Hiring Other VBOs: Getting it Right
Learn how to build, and retain, your all-star VBO team.
As your freelance business grows, the day may come when you’ll need to hire other virtual business owners to take on larger clients and projects.
When you get it right, bringing on other VBOs can create a win, win, win scenario for you and your client.
For one, your client won’t have to worry about sourcing talent for a multi-faceted job because you’ve done the work for them.
For two, you’ll be able to grow your VBO network.
And for three, you can hire VBOs at wholesale rate and bill them out at a retail rate, which increases your profitability on the job.
If you collaborate with other VBOs, you position yourself to take on bigger, better-paying jobs more often. We’ve already given you the benefits of hiring other VBOs, now we’re going to show you everything you need to do build a talented and efficient team.
There are 57 million freelancers throughout the country, so you’ve got a plenty of fish in the sea.
Identify the skill sets and experience that you're looking for and cast your line.
Sites like Fiverr and Upwork make it easy to find freelancers with the talents you need to build your team. We’ve also got a growing community of work from home business owners here at VBO Nation, so sign up for our forever free membership if you haven’t yet. You can also post on Craigslist and reach out to your network on LinkedIn to see who’s available.
Start every working relationship off right by setting clear expectations and communicating them to your subcontractors at the very beginning.
It’s always a good idea to document your expectations and share that document with your freelancers, so that they can refer back to it throughout the project.
You’re not sharing an office with the VBOs you hire, and it can be hard keeping your team on the same page without that frequent, face-to-face interaction.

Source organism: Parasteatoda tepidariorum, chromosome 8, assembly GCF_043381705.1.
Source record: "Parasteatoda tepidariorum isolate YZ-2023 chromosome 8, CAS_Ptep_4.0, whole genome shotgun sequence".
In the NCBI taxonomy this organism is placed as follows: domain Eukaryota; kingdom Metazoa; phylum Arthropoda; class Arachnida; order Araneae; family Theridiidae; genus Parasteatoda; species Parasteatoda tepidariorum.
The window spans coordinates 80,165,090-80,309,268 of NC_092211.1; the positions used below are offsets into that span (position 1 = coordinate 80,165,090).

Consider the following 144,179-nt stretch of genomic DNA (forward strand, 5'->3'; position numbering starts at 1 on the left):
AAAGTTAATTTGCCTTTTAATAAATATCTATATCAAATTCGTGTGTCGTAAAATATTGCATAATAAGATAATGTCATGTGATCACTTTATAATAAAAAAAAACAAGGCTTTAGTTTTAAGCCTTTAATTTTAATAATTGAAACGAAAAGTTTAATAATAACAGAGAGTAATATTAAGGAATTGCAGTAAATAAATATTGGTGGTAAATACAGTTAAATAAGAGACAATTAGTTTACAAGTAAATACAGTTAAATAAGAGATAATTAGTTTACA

That’s why it’s imperative that you communicate with your team often. Host regular meetings with your team via videocam or conference call. Try to find a time that works for everyone – we recommend working with VBOs within a few hours of your time zone for this reason – and send calendar invites, so that everyone remembers.
These weekly (or however frequently works for you and your team) meetings are your opportunity to talk through updates, address concerns, and explore new ideas.
You may also want to set up a chatroom for your team so that your VBOs can connect whenever they need to. Frequent communication creates that sense of teamwork. It helps to get everyone familiar with one another, while giving insight into how everyone’s individual role comes together in the project.
Workflows are step-by-step processes to take a task from inception to completion. Workflows increase efficiency and productivity.
Establishing workflows for your team will give you an clear picture of where every task is in the process.
You can invest in workflow software, or you can create shared spreadsheets listing tasks and phases, and ask your team to provide updates.However you choose to go about it, creating a standard system of tracking and updating tasks will ensure that you and your team are on the same page.
Pay on time, every time.
If you want to keep your fellow work from home freelancers happy, you can’t slack off when it comes to their pay.
Set up an efficient payment system. Let your team know exactly how the billing process works and when they will be paid. If your team is doing good work for you and your client, reflect that by paying on time, every time.
Be fair with the rates, and pay your freelancers what they’re worth.
That way, you’ll maintain a happy team who will be motivated to do their best work on the project. This is especially important if you need to maintain your team long-term.
Take these tips and apply them to build a happy and productive VBO team.
Another thing to keep in mind is to get to know your team beyond work, and foster camaraderie among them.
Of course, you don’t need your freelancers to be friends to get the job done, but if you can create a sense of community – something that people who work from home sometimes lack – you’ll increase commitment.
So, build your team and start taking bigger, better projects.